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IT Infrastructure and its impact on users

Posted by on in Systems Management
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How does IT infrastructure have an impact on SMB's? 

The fact is that most small and mid-sized businesses tend to wait until exceptionally painful problems occur to look into this.  Our experience has been that if IT infrastructure is correctly planned from the beginning with adequate investment, it reduces recurring problems and costs.  Here are some typical examples:

Physical Environment

Temperature / Humidity / Dust - Computers and electronics have a range of comfort which requires cool airflow (to prevent overheating), and moderate humidity levels (approximately 25%-40% humidity).  This electronics "comfort zone" is not all that different than a normal office environment. This means that small airless closets or rooms without controlled air conditioning will promote heat build-up and early equipment failure.  Enclosed small spaces with poor airflow tend to have wide and very sudden swings in temperature and humidity which result in electronics damage relatively quickly. 

  • Air-conditioning and good airflow are a requirement
  • During cold weather it is imperative to avoid having under-desk space heaters blowing on or being near workstations...feeding hot dry air into workstation air intakes promote static discharge and electronics damage as well as overheating
  • Avoid small spaces if possible
  • If expensive or sensitive equipment (ie. switches, firewalls, servers, computers) is in use ensure it is monitored with a network environment probe...the $400 or so may save many thousands of dollars as a result of equipment damage (see our managed services case histories for examples)
  • On at least a semi-annual basis, shut down workstations and use compressed air to clean out all fans and boards and to clean off cards
  • For environments where workstations must be in dusty or hot environments, it is worthwhile to consider the user of virtual desktops so that the user devices do not use fans and hard drives...it results in significant cost savings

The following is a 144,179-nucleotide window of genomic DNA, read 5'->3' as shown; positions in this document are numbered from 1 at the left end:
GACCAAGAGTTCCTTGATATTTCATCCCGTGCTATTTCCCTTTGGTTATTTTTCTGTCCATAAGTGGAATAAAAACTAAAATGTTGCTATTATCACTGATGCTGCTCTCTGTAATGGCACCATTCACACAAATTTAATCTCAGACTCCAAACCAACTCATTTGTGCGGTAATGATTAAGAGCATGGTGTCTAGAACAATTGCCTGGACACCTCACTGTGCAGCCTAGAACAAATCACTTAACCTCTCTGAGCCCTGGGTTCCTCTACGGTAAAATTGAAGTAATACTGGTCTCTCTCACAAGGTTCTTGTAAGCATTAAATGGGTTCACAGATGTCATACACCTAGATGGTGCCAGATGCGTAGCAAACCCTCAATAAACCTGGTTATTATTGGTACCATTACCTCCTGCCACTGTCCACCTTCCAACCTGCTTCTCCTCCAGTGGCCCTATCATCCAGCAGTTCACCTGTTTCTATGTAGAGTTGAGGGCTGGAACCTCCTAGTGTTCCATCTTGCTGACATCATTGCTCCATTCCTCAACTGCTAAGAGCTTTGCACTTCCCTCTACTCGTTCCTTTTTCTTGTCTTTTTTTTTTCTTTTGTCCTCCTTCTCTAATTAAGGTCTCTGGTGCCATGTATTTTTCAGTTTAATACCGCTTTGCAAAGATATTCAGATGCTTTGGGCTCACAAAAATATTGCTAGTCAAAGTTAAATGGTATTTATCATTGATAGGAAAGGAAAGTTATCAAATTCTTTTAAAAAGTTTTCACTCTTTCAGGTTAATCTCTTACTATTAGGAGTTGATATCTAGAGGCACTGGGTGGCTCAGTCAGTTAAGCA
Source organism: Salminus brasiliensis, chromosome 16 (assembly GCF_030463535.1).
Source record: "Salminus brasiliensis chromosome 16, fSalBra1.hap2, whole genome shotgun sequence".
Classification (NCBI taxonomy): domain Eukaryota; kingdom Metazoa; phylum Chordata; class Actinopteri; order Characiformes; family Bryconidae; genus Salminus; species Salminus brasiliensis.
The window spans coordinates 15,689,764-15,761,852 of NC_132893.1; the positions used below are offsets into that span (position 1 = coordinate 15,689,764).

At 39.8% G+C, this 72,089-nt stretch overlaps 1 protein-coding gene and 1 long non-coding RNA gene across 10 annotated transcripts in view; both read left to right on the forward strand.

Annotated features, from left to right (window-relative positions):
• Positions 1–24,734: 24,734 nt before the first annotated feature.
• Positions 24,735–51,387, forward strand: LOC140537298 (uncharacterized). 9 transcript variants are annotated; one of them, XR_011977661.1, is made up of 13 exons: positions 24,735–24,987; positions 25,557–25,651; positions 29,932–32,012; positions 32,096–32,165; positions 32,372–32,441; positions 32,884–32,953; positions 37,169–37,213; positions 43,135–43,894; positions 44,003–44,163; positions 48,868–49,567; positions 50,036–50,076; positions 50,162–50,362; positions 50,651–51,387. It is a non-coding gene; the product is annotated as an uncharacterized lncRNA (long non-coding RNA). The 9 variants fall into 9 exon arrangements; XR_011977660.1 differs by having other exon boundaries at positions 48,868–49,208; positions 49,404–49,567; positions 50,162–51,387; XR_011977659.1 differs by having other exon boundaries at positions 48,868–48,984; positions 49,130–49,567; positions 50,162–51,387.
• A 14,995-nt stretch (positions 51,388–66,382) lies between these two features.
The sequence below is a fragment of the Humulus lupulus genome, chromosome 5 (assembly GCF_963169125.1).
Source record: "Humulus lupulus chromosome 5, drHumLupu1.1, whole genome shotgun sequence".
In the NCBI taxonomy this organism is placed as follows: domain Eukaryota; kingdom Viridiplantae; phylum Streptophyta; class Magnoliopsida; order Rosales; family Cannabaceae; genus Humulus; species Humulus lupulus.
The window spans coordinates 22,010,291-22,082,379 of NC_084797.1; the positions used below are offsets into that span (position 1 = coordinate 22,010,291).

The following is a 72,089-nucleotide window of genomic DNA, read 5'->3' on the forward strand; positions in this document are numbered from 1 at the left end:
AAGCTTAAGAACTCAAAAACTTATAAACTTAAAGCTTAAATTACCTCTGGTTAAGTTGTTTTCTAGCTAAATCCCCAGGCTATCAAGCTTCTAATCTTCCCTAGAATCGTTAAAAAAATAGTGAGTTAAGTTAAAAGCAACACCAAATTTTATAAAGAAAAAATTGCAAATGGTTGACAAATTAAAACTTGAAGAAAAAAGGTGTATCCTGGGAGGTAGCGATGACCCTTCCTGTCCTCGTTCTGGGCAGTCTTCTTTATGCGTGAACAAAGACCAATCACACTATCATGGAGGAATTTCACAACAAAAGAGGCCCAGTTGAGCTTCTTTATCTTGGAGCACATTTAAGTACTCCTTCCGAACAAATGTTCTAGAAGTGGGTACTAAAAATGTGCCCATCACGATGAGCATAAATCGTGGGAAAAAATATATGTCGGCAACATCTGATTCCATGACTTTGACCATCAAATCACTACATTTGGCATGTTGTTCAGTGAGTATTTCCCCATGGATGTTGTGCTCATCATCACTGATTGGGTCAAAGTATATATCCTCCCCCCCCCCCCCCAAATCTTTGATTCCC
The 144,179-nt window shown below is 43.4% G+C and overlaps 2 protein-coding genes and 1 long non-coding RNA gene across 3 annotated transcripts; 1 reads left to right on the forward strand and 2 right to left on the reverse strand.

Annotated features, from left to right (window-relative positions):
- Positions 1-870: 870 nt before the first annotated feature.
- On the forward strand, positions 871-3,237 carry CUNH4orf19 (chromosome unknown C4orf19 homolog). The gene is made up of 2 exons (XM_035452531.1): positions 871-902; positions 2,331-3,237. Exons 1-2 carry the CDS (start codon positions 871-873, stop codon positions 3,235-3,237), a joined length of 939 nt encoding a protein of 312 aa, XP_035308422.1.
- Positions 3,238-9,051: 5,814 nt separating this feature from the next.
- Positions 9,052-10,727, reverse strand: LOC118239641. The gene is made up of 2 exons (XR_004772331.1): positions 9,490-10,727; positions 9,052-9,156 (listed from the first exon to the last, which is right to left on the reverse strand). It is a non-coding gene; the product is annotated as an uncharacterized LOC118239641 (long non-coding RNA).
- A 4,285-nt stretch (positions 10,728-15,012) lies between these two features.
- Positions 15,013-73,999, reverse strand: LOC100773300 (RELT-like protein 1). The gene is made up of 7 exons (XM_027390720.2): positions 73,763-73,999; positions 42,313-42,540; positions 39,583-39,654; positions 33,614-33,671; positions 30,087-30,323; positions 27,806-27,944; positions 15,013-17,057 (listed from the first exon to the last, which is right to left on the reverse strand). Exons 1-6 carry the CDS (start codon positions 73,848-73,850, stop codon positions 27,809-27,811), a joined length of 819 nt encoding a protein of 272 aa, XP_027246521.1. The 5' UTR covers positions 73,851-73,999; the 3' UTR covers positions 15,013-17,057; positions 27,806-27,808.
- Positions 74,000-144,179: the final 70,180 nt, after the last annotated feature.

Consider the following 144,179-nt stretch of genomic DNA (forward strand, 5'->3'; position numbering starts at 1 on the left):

Rack-mounting - in small- and mid-sized businesses with one or two servers it is common to see tower-type chassis which can rest on the floor like a workstation.  With our clients either large of small, we universally recommend rack-mounted servers.

  • rack-mounted chassis do NOT require tall 7 ft. racks, in smaller installations we use short 3-4 ft portable 4-post racks costing less than $500.  These can easily hold 2-4 servers.
  • this gets the equipment off the floor which minimizes the potential for water damage
  • in a rack of any type, we provide servers with faceplates (bezels) to prevent unintentional contact with power switches or drive bay latches - this alone can save thousands of dollars in recovery effort by preventing accidentally ejected drives
  • A rack-mounted server will have better-protected power cables and network cables
  • servicing rack-mounted equipment is easier and safer

 Physical Access - needless to say all servers and other core network equipment should be in secure areas.  Leaving these available to general access can lead to significant operating problems

  •  Using a changeable combination lock or electronic keypad ($200 and up) provides better and more flexible security than keyed locks for server rooms
  • Ensure only authorized users have access if possible
  • Using a server bezel (faceplate) protects server drives and power/reset buttons, especially in close quarters
  • Using an inexpensive network camera in the server room or other sensitive areas which can detect motion and log access can be helpful in deterring unwanted access to equipment

 

Power Environment

Power - All geographic areas are subject to power fluctuations.  Most business owners don't realize that these fluctuations are passed on to the processors of their unprotected IT equipment resulting in long-term damage and early equipment replacement.  Surge suppressors will NOT fulfill this purpose.

  • All servers, workstations, routers, cable/DSL modems, firewalls, switches, wireless access points need to be powered from battery backup
  • All switches, even small 4 or 5-port switches need UPS protection...otherwise power fluctuations still travel the network
  • Printers can normally be powered by a surge suppressor, but verify this from the manual. 
  • If multiple wireless access points are to be placed, ensure the core switch for the facility support power over Ethernet (PoE), and ensure the WAP's support PoE.  This ensures that the WAP's are powered from conditioned power (the switch), and it allows the facility to run without awkward power connections. 
  • Ensure that servers are powered by uninteruptible power supplies (UPS) which can perform remote shutdown of multiple.  Especially in the mid-continent it is not at all unusual for outages to far outlast battery backups.

 

Storage Infrastructure

 Storage Area Networks and Network Attached Storage

These should treated with the same care as any other server as these include processors, fans, and arrays of disk drives

  • Normally multiple power supplies are available
  • These are used to either fully or partially relieve servers of the stresses of storage of critical data (virtualized storage)
  • SANs and NAS are also used to host virtualization storage
  • Units such as DROBO (Data Robotics) and EMC devices are extremely tolerant of unclean shutdowns due to power loss.  However, most of these units can be configured to be automatically shutdown correctly by the power environment
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